May 19, 2018
How do you measure the success of a site? Website Conversion.
You could have a lot of traffic going to your site, but those visits don’t really matter if you aren’t converting them into customers. The only visitors that matter are those that are adding to your bottom-line. All other traffic is essentially wasted.
Are you finding yourself with a lot of traffic, selling the right products at competitive prices, yet not with many paying customers? Then read on to find out why your site isn’t converting and what you can do about it.
First things first, you should know your current conversion rate. Whether you measure your conversions by product purchases, brochure downloads or email newsletter signups: you need to be measuring and tracking those conversions regularly. You can track your conversion rate using Goals in Google Analytics, or through any other analytics platform of your choosing.
So what’s considered a good conversion rate? The ideal rate is between 2 to 3 percent. This rate could be higher or lower based on the value of the conversion (e.g. you’d have more difficulty converting customers if you’re selling products or services worth $10,000+). But if you’re having less than 2 percent conversion and your conversion value isn’t very high, then you might have a problem on your hands.
Here are five reasons why your site may be underperforming.
If your website isn’t mobile-friendly, there is no way it will survive in these times. It isn’t enough for your site to be responsive, it has to be designed specifically for mobile in terms of content and structure. Failure to do so would mean marginalizing a substantial portion of your customer base and in turn decreasing your conversion rate.
But what does designing for mobile entail?
The key is to keep testing your mobile site. Perhaps you should even ask customers and family members for feedback on your site’s mobile experience. Afterwards, you should review what is working and what is not – and address those issues.
As long as you do not ignore the importance of having a good mobile experience for your site, you can easily hone in on the reason(s) your site is not converting.
Your website could be user-friendly with engaging and quality content, but without a clear and concise call-to-action, you simply won’t convert. Users may want to convert but just don’t have the opportunity or means to do so. Because you haven’t provided it.
Make your call-to-action clear, concise, prominent, specific and compelling. Provide all the information users need so they know exactly what you want them to do next. Create calls-to-action that are relevant and specific; and place them in a prominent place on every page of your site.
Whatever you do, make sure it is very easy for the user to convert when they are ready to.
You may be missing out on conversion opportunities if there is something off-putting about your site. Look at your bounce rate: if it is high, then you know there is something that is not appealing to users.
In such a case, you need to find out what the problem is – directly from the user. You may use heat maps and look at your user journeys via Google Analytics, but perhaps it will make your job easier to ask users directly (e.g. via a quick survey).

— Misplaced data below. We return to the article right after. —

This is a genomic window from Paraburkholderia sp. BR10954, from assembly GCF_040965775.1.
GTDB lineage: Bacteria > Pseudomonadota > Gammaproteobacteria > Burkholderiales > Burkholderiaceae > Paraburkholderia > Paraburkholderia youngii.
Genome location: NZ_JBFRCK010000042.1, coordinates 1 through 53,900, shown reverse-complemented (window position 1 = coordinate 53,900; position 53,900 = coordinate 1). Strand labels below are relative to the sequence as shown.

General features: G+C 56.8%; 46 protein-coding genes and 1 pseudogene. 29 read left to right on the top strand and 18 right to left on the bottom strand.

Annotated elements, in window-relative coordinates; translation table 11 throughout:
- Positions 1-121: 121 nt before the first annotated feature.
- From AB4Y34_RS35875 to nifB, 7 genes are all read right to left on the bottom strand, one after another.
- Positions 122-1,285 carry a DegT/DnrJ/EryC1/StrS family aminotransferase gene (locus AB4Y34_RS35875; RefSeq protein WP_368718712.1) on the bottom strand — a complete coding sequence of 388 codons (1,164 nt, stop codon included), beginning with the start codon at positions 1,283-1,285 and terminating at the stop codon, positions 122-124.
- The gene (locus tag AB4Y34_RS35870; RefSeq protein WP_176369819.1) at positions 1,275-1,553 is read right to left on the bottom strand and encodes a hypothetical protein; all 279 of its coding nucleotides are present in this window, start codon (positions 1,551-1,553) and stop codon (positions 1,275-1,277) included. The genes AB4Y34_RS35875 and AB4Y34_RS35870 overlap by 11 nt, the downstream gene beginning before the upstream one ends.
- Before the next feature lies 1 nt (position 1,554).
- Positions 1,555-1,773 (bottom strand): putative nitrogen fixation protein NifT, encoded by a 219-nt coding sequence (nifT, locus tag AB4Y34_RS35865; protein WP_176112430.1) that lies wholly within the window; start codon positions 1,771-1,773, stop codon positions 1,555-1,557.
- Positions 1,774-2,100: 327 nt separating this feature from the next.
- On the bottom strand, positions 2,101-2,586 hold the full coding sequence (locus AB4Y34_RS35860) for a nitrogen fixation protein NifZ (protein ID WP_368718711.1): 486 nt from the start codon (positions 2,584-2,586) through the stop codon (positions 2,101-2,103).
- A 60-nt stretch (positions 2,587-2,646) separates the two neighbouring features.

A few common annoyances on websites:
These are all problems with a rather easy fix. Take your time investigating them and fix the errors as soon as you can.
Your website should be anything but general. A lot of website owners aim to please everyone – but they can’t – and end up isolating their entire audience.
Perhaps you’re writing for the wrong audience, perhaps you’re writing for a larger demographic than you should be; whatever the case, inaccurate targeting could negatively impact your conversion rate. Your copy, branding, marketing and site design should speak directly to a niche demographic.
Conduct market research to properly define and know your audience.
We previously covered the importance of website load speed and provided tips on to speed up your site. When your website doesn’t load fast, your visitors leave and are unlikely to visit again in the near future.
There are many factors that can slow down your site, such as:
You can check your current site speed via Page Speed Insights. If your site is taking longer than 3 seconds to load, you need to work on it. Studies show that most users quickly exit sites that take longer than 3 seconds to load.
This is actually a sixth reason why your site may not be converting. Measure, measure and keep measuring. If you’re not measuring, you’re guessing, and in turn, not really making any strides.
The problem most website owners encounter is that they are either not tracking their website traffic or that they are tracking but not reviewing their metrics. Some do know they should be tracking, but just aren’t sure what to look for or what to make of the results.
Well, you should always start with your goals in mind. Then you can identify which key metrics will help you to measure your progress towards those goals.
Once you start measuring, you can improve on those metrics; figure out what is working, what isn’t, and then fine-tune and optimize.
These five reasons are just a starting point to help boost your conversion rates. There are many other reasons why your site may not be converting. However, these are fairly common in under-converting sites.
If you find that any of these reasons apply to your business, simply make the changes and you’ll see a big difference or improvement in your conversion rates and bottom line.